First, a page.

The patrons of terrorism in Pakistan seem to have miscalculated the impact of their murderous attack on Mumbai. It is unlikely that they anticipated the immense diplomatic pressure which the US would put on Islamabad.
They probably expected that like other major acts of terrorism which India experienced at least five or six times in a year, the Mumbai incident too would evoke nothing more than expressions of sympathy from the outside world and a sense of impotent rage in India.
Only once before, following the terrorist attack on parliament, did India move its troops to the border with Pakistan, eliciting renewed promises of good behaviour from the Pervez Musharraf regime.
But there are two reasons why the Mumbai tragedy has turned out to be different. For a start, its 60-hour duration and commando-style operation by the Islamic suicide squads made the Indians equate it with an act of war, especially because of the assault on iconic landmarks.
Unlike previous attacks, this wasn't a hit-and-run affair on a train or at a crowded market. New Delhi had no option, therefore, but to declare more than once that all options were open to it. The assertion warned the Western chancelleries that the possibility of a war could not be ruled out.
But, even more than the Indian threat, what made the US say, as its ambassador to India, David Mulford, has done, that the probe would be taken to its "logical conclusion" were the deaths of American and Israeli citizens. As a result, the attack could no longer be regarded as a South Asian affair, but acquired an international dimension, suggesting Al Qaeda's inspiration behind it.
The original game plan of the organisers of the fidayeen group was probably a simple one. Judging from the Indian response to the attack on parliament in 2001, they may have expected India once again to move its troops to the border, thereby making Pakistan, too, divert its forces from the northwest to the east.
While this manoeuvre would relieve the pressure on the Taliban and Al Qaeda in the Pakistan-Afghanistan border, thereby re-establishing the old friendly ties between the jehadis and sections of the Pakistan Army and Inter-Services Intelligence (ISI), the warlike atmosphere would scuttle any prospect of peace with India which the Asif Ali Zardari government might have initiated.
However, none of this has happened. First, India's refusal to beat the war drums has nullified the first objective of the terror merchants. At the same time, they have become aware that an unusually harsh Indian attitude will keep the focus on the "non-state" actors in Pakistan and their possible links with the state. But for the Gaza conflict, the focus would have been even more intense.
But, secondly, it is the footprints which the perpetrators left all over the scene of crime, perhaps deliberately to provoke India, along with the deaths of Americans and Israelis, which strengthened Washington's suspicion about Pakistan's direct complicity.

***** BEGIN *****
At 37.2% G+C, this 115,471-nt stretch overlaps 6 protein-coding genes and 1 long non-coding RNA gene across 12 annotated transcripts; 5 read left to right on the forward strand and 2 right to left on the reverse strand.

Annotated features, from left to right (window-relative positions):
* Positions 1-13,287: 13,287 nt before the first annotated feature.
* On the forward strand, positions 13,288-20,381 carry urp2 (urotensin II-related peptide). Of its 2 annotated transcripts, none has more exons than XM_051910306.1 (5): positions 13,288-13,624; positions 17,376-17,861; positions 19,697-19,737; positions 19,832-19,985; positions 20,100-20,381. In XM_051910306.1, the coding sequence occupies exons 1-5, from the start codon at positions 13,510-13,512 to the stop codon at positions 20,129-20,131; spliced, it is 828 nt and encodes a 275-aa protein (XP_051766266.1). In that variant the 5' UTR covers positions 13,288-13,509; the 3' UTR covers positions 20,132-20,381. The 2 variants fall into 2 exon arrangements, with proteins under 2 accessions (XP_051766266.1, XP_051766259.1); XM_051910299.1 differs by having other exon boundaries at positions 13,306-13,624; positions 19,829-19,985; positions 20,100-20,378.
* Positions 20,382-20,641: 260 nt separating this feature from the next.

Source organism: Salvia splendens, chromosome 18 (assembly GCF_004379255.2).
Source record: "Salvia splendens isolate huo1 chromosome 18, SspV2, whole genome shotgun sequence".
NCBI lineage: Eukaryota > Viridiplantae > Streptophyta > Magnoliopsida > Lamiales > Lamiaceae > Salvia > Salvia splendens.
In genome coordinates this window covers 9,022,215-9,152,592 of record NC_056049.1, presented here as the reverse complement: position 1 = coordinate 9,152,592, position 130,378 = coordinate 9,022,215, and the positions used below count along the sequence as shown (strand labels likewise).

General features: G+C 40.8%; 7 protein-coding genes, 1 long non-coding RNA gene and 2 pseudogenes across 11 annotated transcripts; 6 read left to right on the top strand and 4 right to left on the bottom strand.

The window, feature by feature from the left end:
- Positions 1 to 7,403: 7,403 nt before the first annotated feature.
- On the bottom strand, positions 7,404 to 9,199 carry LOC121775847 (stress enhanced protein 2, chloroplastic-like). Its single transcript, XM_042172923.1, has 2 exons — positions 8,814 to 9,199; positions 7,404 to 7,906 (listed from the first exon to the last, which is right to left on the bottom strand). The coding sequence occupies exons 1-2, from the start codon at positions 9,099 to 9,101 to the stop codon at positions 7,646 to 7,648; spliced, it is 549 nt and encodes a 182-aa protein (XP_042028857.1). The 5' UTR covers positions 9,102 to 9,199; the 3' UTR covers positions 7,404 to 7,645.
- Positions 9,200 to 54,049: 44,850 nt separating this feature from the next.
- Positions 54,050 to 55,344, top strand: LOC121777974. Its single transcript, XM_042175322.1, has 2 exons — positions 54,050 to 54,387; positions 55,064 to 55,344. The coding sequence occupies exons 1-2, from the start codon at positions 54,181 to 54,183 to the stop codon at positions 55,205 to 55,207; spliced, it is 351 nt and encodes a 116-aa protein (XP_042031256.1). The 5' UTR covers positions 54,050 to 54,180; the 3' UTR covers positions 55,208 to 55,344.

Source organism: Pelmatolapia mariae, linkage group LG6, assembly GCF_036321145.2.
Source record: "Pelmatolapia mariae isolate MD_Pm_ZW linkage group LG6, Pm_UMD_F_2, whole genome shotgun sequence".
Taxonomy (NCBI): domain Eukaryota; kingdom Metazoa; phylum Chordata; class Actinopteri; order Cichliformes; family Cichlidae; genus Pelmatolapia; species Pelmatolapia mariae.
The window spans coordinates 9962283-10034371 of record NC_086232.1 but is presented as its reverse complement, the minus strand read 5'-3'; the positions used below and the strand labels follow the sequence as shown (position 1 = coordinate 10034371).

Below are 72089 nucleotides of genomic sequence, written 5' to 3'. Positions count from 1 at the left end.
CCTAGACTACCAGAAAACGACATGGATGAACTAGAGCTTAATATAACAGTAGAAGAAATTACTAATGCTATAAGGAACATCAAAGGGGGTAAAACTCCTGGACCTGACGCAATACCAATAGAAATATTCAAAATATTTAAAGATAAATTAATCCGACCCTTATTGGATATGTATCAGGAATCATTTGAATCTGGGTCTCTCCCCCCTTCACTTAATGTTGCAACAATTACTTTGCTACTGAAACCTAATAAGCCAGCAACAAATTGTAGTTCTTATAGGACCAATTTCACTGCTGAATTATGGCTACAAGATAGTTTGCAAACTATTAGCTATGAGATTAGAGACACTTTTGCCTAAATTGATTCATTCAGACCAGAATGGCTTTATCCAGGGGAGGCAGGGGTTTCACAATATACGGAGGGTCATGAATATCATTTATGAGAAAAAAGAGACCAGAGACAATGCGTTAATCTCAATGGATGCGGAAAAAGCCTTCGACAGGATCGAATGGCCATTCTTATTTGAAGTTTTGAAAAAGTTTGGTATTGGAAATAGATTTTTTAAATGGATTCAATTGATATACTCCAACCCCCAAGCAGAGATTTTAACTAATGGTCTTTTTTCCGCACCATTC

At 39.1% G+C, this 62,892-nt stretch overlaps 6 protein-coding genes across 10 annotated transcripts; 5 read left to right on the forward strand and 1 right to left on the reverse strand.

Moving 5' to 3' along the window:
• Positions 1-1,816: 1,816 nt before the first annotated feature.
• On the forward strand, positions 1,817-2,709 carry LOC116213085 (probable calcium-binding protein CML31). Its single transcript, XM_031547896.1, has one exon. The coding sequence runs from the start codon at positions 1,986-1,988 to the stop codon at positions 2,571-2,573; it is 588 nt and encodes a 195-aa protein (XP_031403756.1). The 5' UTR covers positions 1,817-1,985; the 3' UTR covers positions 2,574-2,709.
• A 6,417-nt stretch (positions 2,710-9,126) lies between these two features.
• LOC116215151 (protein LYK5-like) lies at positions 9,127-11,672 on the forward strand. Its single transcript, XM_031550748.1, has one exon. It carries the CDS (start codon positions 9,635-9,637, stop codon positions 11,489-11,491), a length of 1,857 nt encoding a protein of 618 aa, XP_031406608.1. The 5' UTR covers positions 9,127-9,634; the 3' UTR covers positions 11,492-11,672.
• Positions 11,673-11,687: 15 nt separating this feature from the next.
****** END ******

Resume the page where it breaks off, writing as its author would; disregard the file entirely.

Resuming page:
The suspicions were always there, of course, and might have become all the stronger when ISI's hand was seen behind last year's attack on the Indian embassy in Kabul. But the latest evidence of the intercepts of satellite phone transmissions left no doubts about the presence of the handlers in Pakistan. It wasn't surprising, therefore, that Stephen Hadley, the national security adviser of the outgoing Bush administration, has described Pakistan as a threat to both India and the US and, indeed, the world.
British Prime Minister Gordon Brown's comment that three-fourths of the terrorist attacks worldwide could be traced to Pakistan confirmed the long-held misgivings about this epicentre of terrorism.
Pakistan itself hasn't helped its own case by first being in a state of complete denial about its complicity despite Zardari's comment about the presence of the terrorist "cancer" in the country, and then sacking the National Security Adviser, Mahmud Ali Durrani, for admitting that Ajmal Amir Kasab, the terrorist captured alive in India, was a Pakistani.
While Musharraf had mastered the fine art of running with the hare and hunting with the hounds, the new army chief, Ashfaq Kayani, seems to have blundered by exposing Pakistan to the full glare of international scrutiny of its terrorist infrastructure.
In the process, the credibility of the country's new civilian government, whose assumption of office had aroused some hope in India, has been undermined because it is seen to be dancing to the army's tune. Otherwise, it is difficult to explain the observation of Foreign Minister Shah Mehmood Qureshi that "there is no terrorist infrastructure in Pakistan".
Curiously, the diminution of the government's prestige is taking place at a time when the army itself will have a lot to answer for if the inquiry into the Mumbai massacre substantiates the allegations of clandestine army-ISI-jehadi links, especially if the Federal Bureau of Investigation (FBI) plays a key role.
Earlier, the army used to explain its coups as steps to rescue Pakistan from corrupt and inept politicians. This time, it may find itself to be the target of international criticism as the fateful Islamization of the military during Zia-ul Huq's regime bears its poisonous fruit.